The people of Kansas spoke out on abortion rights on Tuesday.
The right to abortion will remain protected under the Kansas constitution, voters in the conservative Midwestern state decided on Tuesday. This is the first referendum on the issue of abortion rights since the Supreme Court backtracked on Roe v. Wade.
More than 60% of voters voted against an amendment that would have opened the door to stricter regulation or a ban on abortion, according to figures compiled by CNN.
< p class="e-p">Kansas referendum turnout was expected to be high, according to election agent Marsha Barrett, who said 250 voters had already turned up at the Kansas polling station. #x27;Olathe at noon – the same number as in a day during a presidential election.
“People are determined to vote.
— Marsha Barrett, Election Agent
The Kansas referendum was an important test for both anti-abortion and pro-choice activists, since it represented a barometer of the mobilization of supporters of the two options.
Many conservative states have also mobilized following the Supreme Court's decision. A dozen of them have already banned abortions, including Missouri and Oklahoma, neighboring states of Kansas that generate anxiety for supporters of no.
Other states, including California and Kentucky, are due to vote on the issue in November, coinciding with midterm congressional elections, in which Republicans and Democrats hope to rally their supporters around abortion.
In Kansas itself, a local conservative lawmaker introduced a bill this year that would ban abortion without exception for rape, incest, or protecting the life of the mother. Currently, abortion is legal in Kansas up to 22 weeks of pregnancy. Parental consent is required for minors.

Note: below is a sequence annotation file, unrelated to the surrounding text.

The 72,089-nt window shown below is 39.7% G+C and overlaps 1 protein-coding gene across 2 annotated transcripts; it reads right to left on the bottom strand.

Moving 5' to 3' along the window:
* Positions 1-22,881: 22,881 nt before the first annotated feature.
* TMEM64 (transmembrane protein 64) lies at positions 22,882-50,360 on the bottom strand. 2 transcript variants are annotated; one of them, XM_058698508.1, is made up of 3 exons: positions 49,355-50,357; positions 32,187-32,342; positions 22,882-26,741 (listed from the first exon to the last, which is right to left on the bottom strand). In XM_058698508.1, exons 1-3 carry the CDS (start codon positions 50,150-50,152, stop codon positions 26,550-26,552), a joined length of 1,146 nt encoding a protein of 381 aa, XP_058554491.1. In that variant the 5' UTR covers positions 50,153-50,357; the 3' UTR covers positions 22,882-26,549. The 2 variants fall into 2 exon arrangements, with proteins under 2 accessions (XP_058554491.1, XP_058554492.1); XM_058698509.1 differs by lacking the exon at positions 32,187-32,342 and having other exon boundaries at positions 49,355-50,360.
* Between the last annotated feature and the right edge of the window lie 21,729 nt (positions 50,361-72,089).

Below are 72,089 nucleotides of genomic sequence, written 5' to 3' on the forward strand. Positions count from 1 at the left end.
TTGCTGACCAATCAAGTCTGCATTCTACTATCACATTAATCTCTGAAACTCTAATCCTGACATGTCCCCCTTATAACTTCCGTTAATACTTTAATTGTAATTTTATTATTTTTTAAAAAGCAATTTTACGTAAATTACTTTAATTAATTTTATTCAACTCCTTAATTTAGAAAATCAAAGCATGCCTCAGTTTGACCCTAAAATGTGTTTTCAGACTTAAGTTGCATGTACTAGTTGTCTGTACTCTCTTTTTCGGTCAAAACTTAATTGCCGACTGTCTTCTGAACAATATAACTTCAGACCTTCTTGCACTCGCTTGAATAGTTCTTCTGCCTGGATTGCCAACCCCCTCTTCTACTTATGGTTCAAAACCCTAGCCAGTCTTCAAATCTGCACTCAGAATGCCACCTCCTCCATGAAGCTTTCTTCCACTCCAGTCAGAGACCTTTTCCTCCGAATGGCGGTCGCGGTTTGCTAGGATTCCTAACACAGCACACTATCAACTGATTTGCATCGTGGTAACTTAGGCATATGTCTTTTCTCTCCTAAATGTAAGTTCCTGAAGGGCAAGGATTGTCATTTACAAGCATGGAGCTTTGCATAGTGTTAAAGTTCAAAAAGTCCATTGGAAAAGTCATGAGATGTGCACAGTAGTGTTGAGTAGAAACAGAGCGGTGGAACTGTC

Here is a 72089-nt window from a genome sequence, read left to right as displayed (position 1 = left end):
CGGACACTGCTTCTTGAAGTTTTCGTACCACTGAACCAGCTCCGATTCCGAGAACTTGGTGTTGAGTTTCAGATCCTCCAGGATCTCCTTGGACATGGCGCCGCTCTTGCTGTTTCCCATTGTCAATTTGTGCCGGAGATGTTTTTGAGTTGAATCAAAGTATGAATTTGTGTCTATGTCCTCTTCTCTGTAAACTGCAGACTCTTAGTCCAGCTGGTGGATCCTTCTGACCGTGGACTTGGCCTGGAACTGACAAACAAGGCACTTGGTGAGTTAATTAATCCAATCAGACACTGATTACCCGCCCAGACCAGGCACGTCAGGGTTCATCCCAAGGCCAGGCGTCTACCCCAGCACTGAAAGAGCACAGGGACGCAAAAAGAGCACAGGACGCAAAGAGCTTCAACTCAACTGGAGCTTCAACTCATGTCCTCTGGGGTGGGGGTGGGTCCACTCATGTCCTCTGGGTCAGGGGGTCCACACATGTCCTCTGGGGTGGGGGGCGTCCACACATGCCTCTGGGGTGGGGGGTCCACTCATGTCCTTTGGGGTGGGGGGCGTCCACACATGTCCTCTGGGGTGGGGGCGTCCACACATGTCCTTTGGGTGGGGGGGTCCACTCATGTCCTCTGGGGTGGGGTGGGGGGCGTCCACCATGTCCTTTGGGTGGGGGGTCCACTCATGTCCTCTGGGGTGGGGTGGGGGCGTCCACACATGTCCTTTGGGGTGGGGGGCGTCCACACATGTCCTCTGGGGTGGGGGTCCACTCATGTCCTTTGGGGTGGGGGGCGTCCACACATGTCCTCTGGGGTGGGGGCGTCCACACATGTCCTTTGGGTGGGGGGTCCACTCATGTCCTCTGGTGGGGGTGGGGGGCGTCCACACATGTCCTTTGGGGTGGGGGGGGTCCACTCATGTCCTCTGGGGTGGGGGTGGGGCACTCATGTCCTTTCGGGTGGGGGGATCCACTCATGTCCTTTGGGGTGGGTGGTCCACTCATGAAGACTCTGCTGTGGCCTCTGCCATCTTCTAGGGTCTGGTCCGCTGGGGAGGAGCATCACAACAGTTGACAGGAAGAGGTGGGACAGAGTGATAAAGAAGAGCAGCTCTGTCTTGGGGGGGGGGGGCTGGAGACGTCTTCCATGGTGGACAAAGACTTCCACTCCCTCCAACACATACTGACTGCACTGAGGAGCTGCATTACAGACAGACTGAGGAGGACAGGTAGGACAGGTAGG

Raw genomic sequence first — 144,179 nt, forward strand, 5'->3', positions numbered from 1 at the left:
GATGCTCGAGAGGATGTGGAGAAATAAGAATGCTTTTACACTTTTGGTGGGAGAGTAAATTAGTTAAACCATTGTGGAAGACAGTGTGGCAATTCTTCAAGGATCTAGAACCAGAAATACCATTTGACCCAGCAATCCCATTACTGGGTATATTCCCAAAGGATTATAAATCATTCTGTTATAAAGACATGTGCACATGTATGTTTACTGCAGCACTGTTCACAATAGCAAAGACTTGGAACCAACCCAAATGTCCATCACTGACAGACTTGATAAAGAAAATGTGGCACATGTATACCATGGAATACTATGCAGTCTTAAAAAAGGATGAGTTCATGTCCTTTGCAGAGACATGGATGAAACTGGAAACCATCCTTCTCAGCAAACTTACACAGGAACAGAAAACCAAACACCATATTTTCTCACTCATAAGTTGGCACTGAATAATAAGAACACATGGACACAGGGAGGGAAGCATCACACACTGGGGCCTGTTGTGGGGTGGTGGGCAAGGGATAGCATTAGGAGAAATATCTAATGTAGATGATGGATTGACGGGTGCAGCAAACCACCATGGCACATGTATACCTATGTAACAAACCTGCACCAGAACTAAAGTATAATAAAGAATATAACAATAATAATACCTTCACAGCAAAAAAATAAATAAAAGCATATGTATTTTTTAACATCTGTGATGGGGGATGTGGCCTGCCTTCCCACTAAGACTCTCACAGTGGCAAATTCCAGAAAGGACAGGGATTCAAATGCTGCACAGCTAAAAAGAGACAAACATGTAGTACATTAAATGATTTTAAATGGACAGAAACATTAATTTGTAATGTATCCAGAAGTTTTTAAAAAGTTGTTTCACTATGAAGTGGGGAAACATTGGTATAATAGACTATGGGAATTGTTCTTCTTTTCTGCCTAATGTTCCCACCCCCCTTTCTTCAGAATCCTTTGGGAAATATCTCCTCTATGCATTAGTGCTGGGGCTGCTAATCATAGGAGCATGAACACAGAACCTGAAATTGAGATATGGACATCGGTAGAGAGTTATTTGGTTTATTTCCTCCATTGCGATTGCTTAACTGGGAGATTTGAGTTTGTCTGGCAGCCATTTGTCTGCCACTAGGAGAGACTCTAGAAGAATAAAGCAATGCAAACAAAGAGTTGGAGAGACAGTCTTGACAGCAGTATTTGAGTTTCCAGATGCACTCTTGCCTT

Democratic President Joe Biden had promised to do everything possible to defend access to abortions following the Supreme Court's decision. Here he is in action. Attorney General Merrick Garland filed a complaint Tuesday against an Idaho law that bans nearly all abortions.
Idaho, a rural and conservative state in the American West, was among the first to adopt a new law, supposed to come into force on August 25 and which allows abortions only to save the life of a pregnant woman.
Mr. Garland asked the court to block it, arguing that it violates a federal law on medical emergencies, since it does not provide an exception in the event of serious danger to the health of the pregnant woman. and authorizes lawsuits against doctors.
With information from Agence France-Presse